Ninth annual Aina Fest celebrates agriculture on Hawaii Island

  • The ninth annual Aina Fest is Nov. 3 at the Kohala Village HUB. (Aina Fest/Courtesy Photo)
  • Hawaiian Cultural Center of Hamakua's Hula Hui performs at 2017's Aina Fest. (Justine Garcia/Courtesy Photo)
  • Nahko is back headlining Aina Fest 2018. Pictured here playing the festival in 2016. (Kyle Sullivan/Courtesy Photo)
  • Keiki will enjoy interactive games, crafts, face painting and a jungle gym. (Kyle Sullivan/Courtesy Photo)

KAILUA-KONA — The ninth annual Aina Fest in Hawi this weekend will have all the basic entertainment and food you would find at a festival on Hawaii Island. But to stay true to its mission of sustainable and environmentally friendly agriculture, the festival opens by giving back to the Earth.

Paul Izak and Emil Kmetovic will lead a permaculture planting activity on festival grounds at 12:30 p.m. Saturday at the Kohala Village HUB Barn, featuring fruit trees, taro and other traditional canoe crops and tropical plants. The planting is just the beginning of the annual festival celebrating agriculture on Hawaii Island.


“The festival energy, bringing the music and other activities for folks, gets people to the door,” festival producer Maya Parish said. “It’s really about how we can celebrate, come together and spark and inspire folks to walk away from this festival with ideas and go back into their communities and do the work.”

Aina Fest is the creation of husband and wife team Dash and Erika Kuhr and their organization, Hawaii Institute of Pacific Agriculture. Sales from tickets to Aina Fest help support HIP Agriculture and its mission to practice and teach ecologically conscious agriculture.

“To have an event that’s super fun and inspiring and also supports agriculture on Hawaii Island, I think it’s a great thing,” Dash Kuhr said. “I’m happy we are able to create this model.”

Other agriculture activities at the festival include a “Building Resilience” forum, also at 12:30 p.m., led by panelists known in Hawaii as environmental and cultural leaders such as Pua Case and Ruth Aloua. A biodynamic farming workshop will be led by Bobby Grimes, and an imu workshop with Daniel Anthony will give festival goers the chance to learn how to prepare and cook food to feed a family using the traditional Hawaiian oven.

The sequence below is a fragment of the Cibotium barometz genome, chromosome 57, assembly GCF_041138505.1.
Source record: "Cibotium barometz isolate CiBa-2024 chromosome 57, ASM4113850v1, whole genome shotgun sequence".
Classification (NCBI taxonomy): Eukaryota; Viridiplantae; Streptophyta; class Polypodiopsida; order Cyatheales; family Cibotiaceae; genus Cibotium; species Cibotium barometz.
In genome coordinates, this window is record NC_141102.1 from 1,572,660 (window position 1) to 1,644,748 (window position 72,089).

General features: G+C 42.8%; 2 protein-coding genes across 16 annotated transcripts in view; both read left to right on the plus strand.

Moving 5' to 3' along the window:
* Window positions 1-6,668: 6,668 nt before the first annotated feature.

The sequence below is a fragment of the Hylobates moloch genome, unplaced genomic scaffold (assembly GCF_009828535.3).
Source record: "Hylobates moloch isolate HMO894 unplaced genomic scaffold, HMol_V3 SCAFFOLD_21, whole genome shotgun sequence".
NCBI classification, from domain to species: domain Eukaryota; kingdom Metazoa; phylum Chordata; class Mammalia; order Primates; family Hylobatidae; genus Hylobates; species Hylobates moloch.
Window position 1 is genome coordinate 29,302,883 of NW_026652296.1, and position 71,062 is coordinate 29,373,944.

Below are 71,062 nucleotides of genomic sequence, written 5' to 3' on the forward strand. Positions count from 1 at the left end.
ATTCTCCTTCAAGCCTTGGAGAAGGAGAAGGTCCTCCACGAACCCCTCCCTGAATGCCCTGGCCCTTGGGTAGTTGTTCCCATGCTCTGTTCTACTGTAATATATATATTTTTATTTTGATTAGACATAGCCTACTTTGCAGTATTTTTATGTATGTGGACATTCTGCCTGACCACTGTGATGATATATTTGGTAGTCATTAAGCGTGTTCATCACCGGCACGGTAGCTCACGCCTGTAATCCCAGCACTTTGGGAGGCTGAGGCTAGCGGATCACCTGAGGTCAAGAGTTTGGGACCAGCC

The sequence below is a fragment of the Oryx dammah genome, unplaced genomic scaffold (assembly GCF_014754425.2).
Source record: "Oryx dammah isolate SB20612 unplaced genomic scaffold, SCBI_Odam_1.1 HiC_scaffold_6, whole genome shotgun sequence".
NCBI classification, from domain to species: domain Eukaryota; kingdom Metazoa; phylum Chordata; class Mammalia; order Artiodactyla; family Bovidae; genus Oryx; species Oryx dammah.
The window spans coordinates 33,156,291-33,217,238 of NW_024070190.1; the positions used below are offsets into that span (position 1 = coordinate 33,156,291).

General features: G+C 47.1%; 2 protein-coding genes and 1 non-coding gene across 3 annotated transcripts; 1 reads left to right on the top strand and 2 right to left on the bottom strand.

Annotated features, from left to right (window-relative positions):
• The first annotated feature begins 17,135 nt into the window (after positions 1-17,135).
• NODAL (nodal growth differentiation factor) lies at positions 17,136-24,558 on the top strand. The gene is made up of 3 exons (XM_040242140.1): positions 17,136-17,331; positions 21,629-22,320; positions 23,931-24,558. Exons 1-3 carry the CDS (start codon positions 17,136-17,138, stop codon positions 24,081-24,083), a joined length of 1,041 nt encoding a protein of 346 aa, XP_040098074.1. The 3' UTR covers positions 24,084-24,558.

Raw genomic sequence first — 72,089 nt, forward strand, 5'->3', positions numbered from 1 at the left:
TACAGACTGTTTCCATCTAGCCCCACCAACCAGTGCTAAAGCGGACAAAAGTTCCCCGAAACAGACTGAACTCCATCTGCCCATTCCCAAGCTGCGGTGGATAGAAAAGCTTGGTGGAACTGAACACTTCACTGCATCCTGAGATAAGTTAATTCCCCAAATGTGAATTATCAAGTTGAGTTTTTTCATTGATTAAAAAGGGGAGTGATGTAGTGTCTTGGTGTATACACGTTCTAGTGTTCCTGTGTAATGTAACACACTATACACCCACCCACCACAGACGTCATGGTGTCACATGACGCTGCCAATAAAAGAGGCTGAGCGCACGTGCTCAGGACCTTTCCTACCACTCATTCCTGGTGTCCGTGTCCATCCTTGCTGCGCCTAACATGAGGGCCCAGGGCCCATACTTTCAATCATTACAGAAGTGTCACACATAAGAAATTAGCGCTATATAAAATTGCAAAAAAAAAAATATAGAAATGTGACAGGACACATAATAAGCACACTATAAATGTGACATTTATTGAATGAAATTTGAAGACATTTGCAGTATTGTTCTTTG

Nahko, the frontman for the band Medicine for the People, will be headlining a lineup of musicians playing at the festival, including John Keawe, OK2Change, Ka‘ahele, Hawane Rios, Markus Mars, Ydine, Sierra Marin and Noelani Love. Both Kuhr and Parish said the musicians playing at the festival are artist who support island agriculture programs and the island community.

“We chose musicians aligned with our message and goal,” Kuhr said.

The people behind HIP Agriculture and Aina Fest hope festival attendees walk away with the inspiration to help create a culture of sustainable agriculture on Hawaii Island.


“We do have all of these means here in terms of the year-long growing season, the rich soil in the north of the island and abundant rain, and we have a lot of agricultural lands,” Parish said. “But we’re still importing about 90 percent of our food, so there is a big disconnect there. (Dash) is very serious about turning that around, in a way that’s also regenerative for the earth and not destroying it.”

Info: Tickets for Aina Fest are $50 in advance and $60 at the door, and can be purchased at Keiki under 12 receive free admission. Gates open at 11:30 a.m. with an opening blessing at noon. For a full schedule of events, visit

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